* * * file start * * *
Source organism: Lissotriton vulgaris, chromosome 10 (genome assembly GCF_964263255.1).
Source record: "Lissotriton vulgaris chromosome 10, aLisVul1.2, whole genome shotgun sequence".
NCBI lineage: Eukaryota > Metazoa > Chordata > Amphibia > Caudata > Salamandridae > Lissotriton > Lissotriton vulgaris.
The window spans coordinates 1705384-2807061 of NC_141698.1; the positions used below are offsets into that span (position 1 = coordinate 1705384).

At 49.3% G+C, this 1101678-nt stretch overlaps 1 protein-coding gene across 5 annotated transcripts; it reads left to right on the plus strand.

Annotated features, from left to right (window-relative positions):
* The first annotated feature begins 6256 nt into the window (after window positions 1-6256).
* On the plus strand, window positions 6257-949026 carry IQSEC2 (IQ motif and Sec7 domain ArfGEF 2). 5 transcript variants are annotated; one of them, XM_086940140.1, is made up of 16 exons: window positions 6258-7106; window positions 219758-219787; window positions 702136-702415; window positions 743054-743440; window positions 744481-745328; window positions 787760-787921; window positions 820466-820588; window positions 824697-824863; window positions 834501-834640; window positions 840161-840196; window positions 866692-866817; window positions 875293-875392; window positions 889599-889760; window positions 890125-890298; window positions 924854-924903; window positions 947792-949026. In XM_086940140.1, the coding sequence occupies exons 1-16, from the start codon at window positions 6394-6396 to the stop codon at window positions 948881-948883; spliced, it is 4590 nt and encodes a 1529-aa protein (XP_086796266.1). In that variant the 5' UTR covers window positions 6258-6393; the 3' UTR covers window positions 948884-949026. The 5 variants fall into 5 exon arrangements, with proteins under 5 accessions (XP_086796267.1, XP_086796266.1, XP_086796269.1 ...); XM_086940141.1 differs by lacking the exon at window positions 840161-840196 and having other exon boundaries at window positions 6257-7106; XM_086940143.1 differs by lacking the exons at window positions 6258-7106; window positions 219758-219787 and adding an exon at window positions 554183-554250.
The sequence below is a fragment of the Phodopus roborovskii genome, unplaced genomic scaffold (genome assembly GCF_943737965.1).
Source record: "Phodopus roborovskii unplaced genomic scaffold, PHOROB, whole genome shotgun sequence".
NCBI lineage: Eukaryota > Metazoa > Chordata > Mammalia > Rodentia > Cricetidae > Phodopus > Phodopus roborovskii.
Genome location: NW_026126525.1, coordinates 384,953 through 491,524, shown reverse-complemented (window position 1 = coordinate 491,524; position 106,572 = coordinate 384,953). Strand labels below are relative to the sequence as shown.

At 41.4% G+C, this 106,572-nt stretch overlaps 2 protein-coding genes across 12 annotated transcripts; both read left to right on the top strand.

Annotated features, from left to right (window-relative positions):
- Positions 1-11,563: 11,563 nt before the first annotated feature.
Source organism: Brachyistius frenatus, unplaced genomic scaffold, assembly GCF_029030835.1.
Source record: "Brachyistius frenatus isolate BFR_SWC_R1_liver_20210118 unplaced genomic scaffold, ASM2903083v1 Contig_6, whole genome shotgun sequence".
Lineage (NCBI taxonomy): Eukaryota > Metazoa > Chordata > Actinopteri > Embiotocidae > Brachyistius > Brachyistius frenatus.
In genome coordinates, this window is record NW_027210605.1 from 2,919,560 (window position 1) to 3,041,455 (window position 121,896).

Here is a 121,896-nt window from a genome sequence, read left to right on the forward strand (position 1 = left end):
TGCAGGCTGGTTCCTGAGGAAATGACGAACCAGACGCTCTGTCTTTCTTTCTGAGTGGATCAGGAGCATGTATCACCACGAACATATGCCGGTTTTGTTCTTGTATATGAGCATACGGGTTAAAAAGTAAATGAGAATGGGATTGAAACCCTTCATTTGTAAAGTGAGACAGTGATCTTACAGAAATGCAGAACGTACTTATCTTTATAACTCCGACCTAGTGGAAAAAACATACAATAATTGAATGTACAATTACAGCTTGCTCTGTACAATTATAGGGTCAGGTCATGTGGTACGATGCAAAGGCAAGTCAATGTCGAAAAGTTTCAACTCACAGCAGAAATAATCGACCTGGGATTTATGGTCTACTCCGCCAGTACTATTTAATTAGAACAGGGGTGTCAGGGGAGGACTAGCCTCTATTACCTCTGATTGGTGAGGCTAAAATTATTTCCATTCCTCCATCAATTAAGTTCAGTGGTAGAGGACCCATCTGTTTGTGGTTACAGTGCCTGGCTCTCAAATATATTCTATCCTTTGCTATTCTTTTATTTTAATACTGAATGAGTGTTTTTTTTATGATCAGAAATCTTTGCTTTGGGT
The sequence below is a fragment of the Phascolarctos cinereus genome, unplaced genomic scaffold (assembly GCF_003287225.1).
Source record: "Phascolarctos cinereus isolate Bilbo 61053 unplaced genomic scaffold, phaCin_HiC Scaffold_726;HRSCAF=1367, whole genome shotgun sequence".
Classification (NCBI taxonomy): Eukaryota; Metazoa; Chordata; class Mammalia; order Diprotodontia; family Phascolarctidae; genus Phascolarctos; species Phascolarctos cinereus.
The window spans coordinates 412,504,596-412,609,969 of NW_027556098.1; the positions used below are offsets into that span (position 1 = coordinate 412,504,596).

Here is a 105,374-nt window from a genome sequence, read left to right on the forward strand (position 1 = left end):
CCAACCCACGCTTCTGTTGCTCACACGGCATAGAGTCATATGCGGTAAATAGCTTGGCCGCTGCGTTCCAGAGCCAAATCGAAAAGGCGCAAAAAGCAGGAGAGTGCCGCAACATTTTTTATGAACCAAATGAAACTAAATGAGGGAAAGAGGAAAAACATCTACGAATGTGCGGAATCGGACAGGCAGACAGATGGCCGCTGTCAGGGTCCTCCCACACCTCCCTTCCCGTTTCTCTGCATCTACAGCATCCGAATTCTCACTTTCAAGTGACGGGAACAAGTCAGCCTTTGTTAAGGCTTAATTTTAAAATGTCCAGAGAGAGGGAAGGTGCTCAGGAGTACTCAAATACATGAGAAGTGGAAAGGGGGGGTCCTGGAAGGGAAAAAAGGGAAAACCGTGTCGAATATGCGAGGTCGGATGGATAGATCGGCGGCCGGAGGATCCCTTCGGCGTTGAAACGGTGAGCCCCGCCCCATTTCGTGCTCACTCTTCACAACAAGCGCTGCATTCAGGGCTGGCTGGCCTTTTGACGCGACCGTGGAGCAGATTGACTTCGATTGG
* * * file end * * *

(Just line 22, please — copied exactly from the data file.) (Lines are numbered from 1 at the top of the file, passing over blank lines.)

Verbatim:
The sequence below is a fragment of the Phascolarctos cinereus genome, unplaced genomic scaffold (assembly GCF_003287225.1).